Sometimes, the most useful scientific tool is a unique perspective. Leonid Kruglyak is a remarkable example of that fact. He originally trained as a physicist, and his quantitative background was foundational to his successful career in genetics and genomics. Kruglyak’s work focuses on the transmission of complex traits and the genetic basis of phenotypic variation. He has developed ways to study these questions in yeast and worms – model organisms not often chosen for this type of study. He has been an HHMI investigator since 2008 and was recently named Chair of the Department of Human Genetics at UCLA.
Leonid Kruglyak is the recipient of the 2016 Edward Novitski Prize, which is awarded by the GSA for an “extraordinary level of creativity and intellectual ingenuity in the solution of significant problems in genetics research.” As such, the July issue of GENETICS features an in-depth interview with Kruglyak where he discusses genomic technologies, the importance of understanding natural variation in model organisms, and his thoughts on preprints.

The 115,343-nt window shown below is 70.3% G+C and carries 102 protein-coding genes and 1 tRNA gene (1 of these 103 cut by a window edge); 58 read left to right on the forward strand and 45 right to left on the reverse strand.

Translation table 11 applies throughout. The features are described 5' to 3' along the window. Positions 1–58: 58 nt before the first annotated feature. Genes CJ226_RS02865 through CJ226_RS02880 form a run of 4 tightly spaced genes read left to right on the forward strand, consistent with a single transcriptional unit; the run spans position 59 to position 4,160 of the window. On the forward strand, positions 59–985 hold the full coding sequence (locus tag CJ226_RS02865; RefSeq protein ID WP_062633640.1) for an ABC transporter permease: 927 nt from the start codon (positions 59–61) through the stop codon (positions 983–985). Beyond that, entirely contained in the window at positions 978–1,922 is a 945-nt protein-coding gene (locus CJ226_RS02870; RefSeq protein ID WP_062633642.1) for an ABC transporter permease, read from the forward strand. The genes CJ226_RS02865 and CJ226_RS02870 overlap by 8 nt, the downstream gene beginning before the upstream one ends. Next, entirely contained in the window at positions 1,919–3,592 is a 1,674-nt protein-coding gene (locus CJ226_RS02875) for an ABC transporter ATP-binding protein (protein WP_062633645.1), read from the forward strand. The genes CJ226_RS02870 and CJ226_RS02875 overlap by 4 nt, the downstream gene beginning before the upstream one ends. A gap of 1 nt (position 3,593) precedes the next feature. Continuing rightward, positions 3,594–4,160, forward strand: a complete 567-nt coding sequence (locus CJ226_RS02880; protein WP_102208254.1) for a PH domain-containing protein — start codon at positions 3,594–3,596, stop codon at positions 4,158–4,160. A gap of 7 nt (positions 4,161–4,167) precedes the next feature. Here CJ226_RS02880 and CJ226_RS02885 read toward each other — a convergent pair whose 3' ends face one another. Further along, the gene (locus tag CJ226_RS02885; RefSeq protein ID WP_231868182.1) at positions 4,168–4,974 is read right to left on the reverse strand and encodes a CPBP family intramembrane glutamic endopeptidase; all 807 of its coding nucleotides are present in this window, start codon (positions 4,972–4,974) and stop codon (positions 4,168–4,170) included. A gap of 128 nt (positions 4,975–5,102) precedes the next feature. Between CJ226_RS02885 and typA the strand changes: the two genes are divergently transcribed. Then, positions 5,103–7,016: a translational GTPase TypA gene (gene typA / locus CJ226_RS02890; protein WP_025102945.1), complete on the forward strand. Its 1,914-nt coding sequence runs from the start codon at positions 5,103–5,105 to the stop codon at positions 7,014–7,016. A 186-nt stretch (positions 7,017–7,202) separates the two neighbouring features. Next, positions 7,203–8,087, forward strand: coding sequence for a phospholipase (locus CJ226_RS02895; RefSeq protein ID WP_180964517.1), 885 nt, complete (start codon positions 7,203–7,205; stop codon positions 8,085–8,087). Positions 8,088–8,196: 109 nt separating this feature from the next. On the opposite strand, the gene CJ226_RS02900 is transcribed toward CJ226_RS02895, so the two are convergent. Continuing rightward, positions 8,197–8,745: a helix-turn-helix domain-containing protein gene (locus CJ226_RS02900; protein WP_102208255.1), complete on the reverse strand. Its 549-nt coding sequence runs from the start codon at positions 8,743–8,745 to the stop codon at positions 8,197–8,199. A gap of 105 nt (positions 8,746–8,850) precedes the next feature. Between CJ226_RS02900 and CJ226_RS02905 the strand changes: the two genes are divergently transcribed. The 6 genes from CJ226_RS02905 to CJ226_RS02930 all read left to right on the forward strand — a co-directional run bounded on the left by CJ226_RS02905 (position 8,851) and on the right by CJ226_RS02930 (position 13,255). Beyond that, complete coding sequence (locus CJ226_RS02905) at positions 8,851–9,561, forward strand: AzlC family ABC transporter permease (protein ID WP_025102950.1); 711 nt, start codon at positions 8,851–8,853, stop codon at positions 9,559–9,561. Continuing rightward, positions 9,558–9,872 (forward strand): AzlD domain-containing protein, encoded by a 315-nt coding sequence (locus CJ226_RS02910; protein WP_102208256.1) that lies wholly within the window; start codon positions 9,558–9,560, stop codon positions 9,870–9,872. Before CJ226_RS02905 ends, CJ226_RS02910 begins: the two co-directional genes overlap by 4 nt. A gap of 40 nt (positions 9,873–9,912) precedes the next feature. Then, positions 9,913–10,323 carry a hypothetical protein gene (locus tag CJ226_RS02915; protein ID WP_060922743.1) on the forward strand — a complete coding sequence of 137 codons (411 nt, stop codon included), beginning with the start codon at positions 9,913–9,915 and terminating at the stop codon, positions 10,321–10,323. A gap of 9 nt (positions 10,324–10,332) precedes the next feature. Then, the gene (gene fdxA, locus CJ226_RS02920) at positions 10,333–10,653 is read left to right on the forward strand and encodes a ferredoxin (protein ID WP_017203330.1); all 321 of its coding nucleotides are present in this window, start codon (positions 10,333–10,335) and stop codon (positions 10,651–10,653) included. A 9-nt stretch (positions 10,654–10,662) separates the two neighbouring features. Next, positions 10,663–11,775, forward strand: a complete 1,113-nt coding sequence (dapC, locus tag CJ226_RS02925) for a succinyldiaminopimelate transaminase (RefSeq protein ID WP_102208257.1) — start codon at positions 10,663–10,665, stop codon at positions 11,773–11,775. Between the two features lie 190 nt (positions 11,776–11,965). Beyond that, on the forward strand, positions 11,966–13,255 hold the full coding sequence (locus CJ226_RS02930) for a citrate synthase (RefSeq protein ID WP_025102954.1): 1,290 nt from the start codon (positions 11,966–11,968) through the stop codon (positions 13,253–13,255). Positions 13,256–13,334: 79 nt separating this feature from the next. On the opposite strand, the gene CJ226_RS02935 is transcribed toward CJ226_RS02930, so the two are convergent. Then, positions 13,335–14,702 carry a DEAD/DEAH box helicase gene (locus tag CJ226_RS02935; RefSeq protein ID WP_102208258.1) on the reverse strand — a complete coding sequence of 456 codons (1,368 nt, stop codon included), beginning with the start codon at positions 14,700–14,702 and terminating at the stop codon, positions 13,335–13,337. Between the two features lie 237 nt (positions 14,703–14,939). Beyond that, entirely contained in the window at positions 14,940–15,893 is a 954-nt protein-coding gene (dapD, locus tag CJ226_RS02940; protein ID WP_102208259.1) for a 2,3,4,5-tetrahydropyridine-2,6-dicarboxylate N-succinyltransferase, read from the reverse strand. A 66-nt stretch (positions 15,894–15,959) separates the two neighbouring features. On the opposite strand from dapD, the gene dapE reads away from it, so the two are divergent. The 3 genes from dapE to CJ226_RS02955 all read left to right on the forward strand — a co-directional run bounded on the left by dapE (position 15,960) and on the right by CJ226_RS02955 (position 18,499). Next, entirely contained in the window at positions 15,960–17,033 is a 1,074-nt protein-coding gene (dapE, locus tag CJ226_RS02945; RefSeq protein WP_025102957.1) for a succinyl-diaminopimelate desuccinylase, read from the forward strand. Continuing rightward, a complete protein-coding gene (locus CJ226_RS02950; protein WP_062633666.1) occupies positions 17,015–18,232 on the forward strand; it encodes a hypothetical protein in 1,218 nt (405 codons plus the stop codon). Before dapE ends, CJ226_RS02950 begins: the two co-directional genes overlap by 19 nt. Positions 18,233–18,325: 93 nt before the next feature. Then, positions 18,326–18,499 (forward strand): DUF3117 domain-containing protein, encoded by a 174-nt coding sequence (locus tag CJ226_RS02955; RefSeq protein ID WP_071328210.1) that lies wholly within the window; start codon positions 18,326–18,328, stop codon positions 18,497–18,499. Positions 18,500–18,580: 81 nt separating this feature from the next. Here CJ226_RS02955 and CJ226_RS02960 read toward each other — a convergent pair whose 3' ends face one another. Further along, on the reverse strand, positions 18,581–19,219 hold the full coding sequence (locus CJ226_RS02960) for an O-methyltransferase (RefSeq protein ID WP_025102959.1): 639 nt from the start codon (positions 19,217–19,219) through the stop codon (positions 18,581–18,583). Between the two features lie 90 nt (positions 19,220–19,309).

Check out the interview here!
CITATION: Kruglyak, L. (2016) Complex Traits and Simple Systems: An Interview with Leonid Kruglyak. GENETICS, 203(3): 1023-25. doi: 10.1534/genetics.116.191866 http://www.genetics.org/content/203/3/1023